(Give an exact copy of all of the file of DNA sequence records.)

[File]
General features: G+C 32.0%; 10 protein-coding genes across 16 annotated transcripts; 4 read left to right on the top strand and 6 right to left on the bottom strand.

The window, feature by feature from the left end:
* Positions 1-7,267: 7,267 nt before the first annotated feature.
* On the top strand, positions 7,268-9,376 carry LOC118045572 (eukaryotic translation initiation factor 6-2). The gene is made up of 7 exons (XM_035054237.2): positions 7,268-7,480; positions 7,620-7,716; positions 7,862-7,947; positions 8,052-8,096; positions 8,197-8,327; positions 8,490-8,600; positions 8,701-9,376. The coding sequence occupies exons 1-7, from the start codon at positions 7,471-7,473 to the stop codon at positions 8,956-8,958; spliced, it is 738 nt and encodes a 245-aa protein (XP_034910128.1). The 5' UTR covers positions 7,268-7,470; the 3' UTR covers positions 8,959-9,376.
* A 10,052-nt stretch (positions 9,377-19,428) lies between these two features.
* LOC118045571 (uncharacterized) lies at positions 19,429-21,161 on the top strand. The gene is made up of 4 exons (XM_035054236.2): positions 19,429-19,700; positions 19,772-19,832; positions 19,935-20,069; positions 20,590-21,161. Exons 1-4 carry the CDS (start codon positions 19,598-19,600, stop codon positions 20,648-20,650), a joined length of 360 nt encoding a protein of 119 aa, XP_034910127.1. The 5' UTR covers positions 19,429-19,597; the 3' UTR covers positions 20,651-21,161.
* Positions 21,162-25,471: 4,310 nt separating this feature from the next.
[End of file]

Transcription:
General features: G+C 32.0%; 10 protein-coding genes across 16 annotated transcripts; 4 read left to right on the top strand and 6 right to left on the bottom strand.

The window, feature by feature from the left end:
* Positions 1-7,267: 7,267 nt before the first annotated feature.
* On the top strand, positions 7,268-9,376 carry LOC118045572 (eukaryotic translation initiation factor 6-2). The gene is made up of 7 exons (XM_035054237.2): positions 7,268-7,480; positions 7,620-7,716; positions 7,862-7,947; positions 8,052-8,096; positions 8,197-8,327; positions 8,490-8,600; positions 8,701-9,376. The coding sequence occupies exons 1-7, from the start codon at positions 7,471-7,473 to the stop codon at positions 8,956-8,958; spliced, it is 738 nt and encodes a 245-aa protein (XP_034910128.1). The 5' UTR covers positions 7,268-7,470; the 3' UTR covers positions 8,959-9,376.
* A 10,052-nt stretch (positions 9,377-19,428) lies between these two features.
* LOC118045571 (uncharacterized) lies at positions 19,429-21,161 on the top strand. The gene is made up of 4 exons (XM_035054236.2): positions 19,429-19,700; positions 19,772-19,832; positions 19,935-20,069; positions 20,590-21,161. Exons 1-4 carry the CDS (start codon positions 19,598-19,600, stop codon positions 20,648-20,650), a joined length of 360 nt encoding a protein of 119 aa, XP_034910127.1. The 5' UTR covers positions 19,429-19,597; the 3' UTR covers positions 20,651-21,161.
* Positions 21,162-25,471: 4,310 nt separating this feature from the next.